Matt Wisler, SP
After dominating his way up the minor league ladder Wisler ran into his first real resistance last summer at Triple-A while pitching in one of the more hitter-friendly parks in one of the more hitter-friendly leagues in the minors. He doesn’t profile as a front-of-the-rotation monster, but his solid-if-unspectacular arsenal should play up nicely in Petco Park. He’s all but guaranteed to make his debut this season, with a legitimate shot to seize and hold a rotation spot for the remainder of the year if he pitches well.

Burch Smith, SP
Smith got lit up in a seven-start cameo last summer, but a significant reason for the poor performance was a dramatically inflated walk rate (21 in 36 innings). He has generally shown strong control in the minor leagues, however, and he’s paired it with consistently plus whiff rates. His arsenal lacks the kind of depth at present to turn over a lineup two and three times every fifth day, so it’s quite possible he’ll ultimately find his home in the bullpen. Still, potential starters in San Diego belong on all radars.

Cory Spangenberg, 3B
A second baseman by trade, Spangenberg made his major-league debut playing mostly third base last summer and he figures to push Solarte for playing time at the hot corner if the Padres don’t wrangle another corner bat this offseason. He’s well-regarded for a solid hit tool, but for fantasy purposes the rest of the package is underwhelming. He doesn’t have much at all in the way of pop, and while he possesses plus speed his base-stealing efficiency hasn’t been particularly impressive in the high minors. With an everyday job those two tools help him work into NL-only relevance pretty quickly, but he’s unlikely to be of much use for mixed leaguers in 2015.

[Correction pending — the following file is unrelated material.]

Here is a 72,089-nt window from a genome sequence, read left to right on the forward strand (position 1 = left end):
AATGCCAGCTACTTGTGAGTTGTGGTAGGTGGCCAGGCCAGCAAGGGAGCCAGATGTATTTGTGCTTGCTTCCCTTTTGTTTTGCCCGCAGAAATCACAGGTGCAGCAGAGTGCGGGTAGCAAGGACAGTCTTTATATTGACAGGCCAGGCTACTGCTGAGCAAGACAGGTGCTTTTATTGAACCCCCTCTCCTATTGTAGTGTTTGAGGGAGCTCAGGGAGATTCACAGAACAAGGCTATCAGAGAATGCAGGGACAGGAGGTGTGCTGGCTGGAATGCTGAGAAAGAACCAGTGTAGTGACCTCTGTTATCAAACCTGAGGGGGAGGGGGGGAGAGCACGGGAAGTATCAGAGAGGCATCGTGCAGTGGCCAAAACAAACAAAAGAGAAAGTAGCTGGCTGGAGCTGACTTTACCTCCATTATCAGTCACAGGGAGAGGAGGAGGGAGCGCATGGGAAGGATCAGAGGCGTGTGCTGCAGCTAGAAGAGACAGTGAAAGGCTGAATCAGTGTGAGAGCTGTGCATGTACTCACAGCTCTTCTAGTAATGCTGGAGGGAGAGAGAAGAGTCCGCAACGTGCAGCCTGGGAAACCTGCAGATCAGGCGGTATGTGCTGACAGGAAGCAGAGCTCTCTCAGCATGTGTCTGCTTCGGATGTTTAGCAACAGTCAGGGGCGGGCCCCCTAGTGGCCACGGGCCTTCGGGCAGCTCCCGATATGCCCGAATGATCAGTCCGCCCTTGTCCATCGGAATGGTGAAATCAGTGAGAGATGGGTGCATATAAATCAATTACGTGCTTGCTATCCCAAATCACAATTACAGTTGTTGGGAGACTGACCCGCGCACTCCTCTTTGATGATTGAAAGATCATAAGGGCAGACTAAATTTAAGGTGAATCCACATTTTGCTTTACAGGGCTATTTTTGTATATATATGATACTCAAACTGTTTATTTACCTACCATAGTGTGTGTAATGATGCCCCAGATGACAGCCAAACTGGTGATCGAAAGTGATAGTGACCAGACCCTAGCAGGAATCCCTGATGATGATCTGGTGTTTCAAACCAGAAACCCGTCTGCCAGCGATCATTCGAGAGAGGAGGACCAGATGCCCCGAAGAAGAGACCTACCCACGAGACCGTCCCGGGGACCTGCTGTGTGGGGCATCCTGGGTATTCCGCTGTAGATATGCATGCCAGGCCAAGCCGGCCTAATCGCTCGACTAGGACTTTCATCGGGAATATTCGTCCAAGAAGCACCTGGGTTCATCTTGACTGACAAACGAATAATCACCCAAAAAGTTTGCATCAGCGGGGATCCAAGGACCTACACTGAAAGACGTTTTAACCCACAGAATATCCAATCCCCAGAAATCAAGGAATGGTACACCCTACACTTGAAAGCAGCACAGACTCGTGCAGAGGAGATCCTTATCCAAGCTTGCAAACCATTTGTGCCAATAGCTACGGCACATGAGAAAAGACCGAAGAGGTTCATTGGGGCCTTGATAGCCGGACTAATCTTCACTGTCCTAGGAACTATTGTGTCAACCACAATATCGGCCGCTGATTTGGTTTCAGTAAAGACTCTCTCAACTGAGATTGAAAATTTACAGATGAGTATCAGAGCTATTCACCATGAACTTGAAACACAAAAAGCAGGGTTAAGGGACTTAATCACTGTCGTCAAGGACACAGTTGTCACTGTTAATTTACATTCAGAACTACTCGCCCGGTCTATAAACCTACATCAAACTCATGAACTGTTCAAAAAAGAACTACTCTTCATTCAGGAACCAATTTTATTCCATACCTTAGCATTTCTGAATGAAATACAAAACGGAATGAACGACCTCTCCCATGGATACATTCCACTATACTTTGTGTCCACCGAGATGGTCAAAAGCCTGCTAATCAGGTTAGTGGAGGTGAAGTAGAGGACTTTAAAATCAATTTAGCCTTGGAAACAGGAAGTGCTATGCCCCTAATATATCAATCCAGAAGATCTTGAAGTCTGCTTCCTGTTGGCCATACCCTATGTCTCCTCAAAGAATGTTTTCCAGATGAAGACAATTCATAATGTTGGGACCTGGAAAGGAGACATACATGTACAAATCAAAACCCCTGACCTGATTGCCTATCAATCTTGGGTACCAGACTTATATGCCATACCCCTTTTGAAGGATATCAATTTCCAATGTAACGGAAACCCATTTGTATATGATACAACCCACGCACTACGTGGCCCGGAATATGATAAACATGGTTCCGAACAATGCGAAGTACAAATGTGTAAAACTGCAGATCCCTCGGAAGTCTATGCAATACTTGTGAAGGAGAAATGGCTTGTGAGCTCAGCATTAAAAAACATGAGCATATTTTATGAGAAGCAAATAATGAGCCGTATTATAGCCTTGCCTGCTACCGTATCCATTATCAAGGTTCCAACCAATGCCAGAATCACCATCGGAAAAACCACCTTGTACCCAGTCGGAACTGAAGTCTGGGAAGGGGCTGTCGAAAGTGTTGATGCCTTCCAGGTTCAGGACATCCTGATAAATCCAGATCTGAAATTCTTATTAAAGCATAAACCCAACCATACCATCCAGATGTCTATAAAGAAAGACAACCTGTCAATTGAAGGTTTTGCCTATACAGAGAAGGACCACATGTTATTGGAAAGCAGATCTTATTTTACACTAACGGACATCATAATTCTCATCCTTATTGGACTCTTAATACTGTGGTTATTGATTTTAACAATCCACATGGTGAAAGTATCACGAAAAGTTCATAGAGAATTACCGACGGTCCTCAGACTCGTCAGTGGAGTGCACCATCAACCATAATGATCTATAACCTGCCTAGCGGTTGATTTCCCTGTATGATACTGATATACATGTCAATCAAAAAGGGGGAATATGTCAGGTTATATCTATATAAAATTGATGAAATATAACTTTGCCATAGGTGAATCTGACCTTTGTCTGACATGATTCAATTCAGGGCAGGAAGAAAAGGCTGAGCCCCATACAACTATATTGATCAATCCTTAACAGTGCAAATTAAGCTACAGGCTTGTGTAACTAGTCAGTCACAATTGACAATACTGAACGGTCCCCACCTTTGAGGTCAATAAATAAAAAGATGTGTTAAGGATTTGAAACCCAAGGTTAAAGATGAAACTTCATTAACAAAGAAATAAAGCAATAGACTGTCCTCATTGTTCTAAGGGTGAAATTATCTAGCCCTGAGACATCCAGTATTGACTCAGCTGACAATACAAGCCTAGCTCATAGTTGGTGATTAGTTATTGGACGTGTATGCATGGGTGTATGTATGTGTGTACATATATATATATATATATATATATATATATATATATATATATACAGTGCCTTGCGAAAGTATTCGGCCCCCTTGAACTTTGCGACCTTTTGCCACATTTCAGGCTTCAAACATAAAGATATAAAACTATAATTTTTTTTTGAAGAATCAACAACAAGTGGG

Austin Hedges, C
Hedges is the poster child for defense-first backstop prospects with far less fantasy than real-world value. Lauded as one of the best all-around catching gloves to work through the minors in a long time, Hedges’ fantasy value is quite limited, particularly for the first couple seasons in the Majors. If you own him in a dynasty league he should be shopped to gullible owners on name recognition, as there’s very likely a better use of that minor-league roster spot.

Taylor Lindsey, 2B